Horney, Karen

Horney, Karen
orig. Karen Danielsen

born Sept. 16, 1885, Blankenese, near Hamburg, Ger.
died Dec. 4, 1952, New York, N.Y., U.S.

German-U.S. psychoanalyst.

After receiving her M.D. degree, she underwent psychoanalytic training with Karl Abraham, and from 1920 to 1932 she conducted a private practice while also teaching at the Berlin Psychoanalytic Institute. Settling in New York City in 1934, she began teaching at the New School for Social Research. She departed from some of Sigmund Freud's basic principles, rejecting his concept of penis envy and emphasizing the need to help patients identify and cope with the specific causes of current anxieties rather than focus on childhood traumas and fantasies. Expelled from the New York Psychoanalytic Institute in 1941, she organized a new group, the Association for the Advancement of Psychoanalysis. Her works include The Neurotic Personality of Our Time (1937) and New Ways in Psychoanalysis (1939).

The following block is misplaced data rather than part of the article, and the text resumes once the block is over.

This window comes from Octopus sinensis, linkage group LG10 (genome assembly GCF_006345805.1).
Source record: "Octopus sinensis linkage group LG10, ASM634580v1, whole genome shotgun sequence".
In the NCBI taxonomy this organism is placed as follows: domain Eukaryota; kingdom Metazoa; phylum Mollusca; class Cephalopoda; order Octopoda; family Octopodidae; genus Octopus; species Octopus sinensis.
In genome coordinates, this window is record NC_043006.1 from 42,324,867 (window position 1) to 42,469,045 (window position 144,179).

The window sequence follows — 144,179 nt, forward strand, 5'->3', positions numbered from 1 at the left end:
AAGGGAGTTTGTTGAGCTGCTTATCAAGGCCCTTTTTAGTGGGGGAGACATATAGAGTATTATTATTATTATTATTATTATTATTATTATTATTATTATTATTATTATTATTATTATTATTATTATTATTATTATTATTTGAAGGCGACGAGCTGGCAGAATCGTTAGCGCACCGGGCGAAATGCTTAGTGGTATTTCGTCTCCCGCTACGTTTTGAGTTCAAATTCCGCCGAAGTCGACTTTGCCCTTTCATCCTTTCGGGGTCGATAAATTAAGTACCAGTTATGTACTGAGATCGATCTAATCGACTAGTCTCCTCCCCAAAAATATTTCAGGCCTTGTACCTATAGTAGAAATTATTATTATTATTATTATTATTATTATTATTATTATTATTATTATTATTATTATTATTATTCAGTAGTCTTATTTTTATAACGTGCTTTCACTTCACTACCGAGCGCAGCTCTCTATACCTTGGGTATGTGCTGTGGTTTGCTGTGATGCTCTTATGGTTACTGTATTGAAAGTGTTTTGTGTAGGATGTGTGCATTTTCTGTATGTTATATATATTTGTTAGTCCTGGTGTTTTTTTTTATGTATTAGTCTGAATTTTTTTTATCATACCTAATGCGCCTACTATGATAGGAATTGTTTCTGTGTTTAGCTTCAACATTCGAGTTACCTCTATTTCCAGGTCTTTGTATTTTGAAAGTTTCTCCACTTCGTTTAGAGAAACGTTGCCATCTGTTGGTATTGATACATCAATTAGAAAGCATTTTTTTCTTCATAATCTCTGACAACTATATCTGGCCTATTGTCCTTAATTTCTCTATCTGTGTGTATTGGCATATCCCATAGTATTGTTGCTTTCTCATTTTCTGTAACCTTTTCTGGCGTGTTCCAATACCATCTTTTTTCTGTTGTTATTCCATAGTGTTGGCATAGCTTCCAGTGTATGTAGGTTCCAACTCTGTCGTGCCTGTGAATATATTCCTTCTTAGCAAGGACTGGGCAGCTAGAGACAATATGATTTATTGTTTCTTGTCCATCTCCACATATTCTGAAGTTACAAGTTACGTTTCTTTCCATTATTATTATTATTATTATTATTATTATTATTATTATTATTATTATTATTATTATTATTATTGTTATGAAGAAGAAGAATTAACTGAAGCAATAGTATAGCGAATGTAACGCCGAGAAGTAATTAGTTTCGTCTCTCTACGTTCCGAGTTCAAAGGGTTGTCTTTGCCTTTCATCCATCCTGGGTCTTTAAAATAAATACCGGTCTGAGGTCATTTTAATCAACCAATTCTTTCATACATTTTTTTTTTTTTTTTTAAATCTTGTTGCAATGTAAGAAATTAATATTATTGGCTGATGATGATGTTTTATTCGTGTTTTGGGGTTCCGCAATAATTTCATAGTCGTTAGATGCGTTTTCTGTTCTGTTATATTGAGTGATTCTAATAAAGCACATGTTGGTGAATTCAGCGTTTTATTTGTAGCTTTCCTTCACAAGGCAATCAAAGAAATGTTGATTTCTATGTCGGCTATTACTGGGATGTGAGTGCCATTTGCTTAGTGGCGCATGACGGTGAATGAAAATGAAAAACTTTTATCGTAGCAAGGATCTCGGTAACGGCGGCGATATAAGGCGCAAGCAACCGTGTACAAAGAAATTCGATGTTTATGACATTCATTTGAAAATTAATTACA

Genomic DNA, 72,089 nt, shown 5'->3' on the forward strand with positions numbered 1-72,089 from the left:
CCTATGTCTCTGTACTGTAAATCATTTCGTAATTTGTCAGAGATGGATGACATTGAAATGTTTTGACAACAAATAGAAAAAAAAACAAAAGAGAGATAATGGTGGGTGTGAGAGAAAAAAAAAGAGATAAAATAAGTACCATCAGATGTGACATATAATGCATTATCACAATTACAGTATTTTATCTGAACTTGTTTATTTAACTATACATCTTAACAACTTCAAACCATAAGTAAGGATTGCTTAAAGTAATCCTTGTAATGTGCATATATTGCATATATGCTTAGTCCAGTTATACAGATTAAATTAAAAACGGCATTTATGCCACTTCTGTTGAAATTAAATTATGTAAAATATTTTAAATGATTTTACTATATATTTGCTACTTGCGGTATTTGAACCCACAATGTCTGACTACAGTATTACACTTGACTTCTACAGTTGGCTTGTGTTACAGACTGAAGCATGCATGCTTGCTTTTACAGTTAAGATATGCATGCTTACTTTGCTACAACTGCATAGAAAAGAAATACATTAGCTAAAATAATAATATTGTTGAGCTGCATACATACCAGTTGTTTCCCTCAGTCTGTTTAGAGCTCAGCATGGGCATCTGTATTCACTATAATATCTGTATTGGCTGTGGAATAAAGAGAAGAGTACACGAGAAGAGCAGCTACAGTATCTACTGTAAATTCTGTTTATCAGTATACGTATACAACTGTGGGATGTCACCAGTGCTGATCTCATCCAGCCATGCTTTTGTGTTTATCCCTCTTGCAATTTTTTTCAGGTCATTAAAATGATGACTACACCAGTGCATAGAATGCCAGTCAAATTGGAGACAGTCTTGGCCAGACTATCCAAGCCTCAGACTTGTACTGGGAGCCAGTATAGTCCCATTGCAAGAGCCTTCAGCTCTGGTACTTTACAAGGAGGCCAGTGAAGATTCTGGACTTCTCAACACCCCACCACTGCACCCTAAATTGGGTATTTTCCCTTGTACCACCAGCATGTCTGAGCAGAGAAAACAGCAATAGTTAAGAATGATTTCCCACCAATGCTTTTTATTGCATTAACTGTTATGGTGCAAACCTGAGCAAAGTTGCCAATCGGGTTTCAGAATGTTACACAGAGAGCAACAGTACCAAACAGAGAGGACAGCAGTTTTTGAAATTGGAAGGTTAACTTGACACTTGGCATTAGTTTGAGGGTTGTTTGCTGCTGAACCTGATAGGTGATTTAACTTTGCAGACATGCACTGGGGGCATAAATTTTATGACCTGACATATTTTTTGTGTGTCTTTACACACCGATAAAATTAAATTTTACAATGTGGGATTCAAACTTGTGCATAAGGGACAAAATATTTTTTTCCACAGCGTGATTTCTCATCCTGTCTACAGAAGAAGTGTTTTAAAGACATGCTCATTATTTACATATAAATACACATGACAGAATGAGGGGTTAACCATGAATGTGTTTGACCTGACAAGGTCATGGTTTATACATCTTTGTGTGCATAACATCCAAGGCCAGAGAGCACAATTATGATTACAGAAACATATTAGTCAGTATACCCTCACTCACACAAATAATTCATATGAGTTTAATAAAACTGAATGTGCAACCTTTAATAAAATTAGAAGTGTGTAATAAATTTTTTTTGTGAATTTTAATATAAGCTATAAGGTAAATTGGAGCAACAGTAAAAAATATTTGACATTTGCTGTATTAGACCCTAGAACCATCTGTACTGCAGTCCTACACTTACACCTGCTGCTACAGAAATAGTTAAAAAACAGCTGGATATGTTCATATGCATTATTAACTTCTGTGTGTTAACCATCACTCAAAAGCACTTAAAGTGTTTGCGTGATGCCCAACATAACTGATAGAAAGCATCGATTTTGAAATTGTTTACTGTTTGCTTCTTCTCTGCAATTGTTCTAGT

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▪ German psychoanalyst
née  Karen Danielsen 
born September 16, 1885, Blankenese, near Hamburg, Germany
died December 4, 1952, New York, New York, U.S.
 German-born American psychoanalyst who, departing from some of the basic principles of Sigmund Freud (Freud, Sigmund), suggested an environmental and social basis for the personality and its disorders.

      Karen Danielsen studied medicine at the universities of Freiburg, Göttingen, and Berlin, taking her M.D. degree from the last in 1911. (In 1909 she married Oscar Horney, a lawyer, from whom she was separated in 1926 and divorced in 1937.) After a period of medical practice she became interested in psychoanalysis, and from 1913 to 1915 she studied and entered analysis with Karl Abraham (Abraham, Karl), a close associate and disciple of Sigmund Freud. From 1915 to 1920 she engaged in clinical and outpatient psychiatric work in connection with Berlin hospitals, and in 1920 she joined the teaching staff of the newly founded Berlin Psychoanalytic Institute.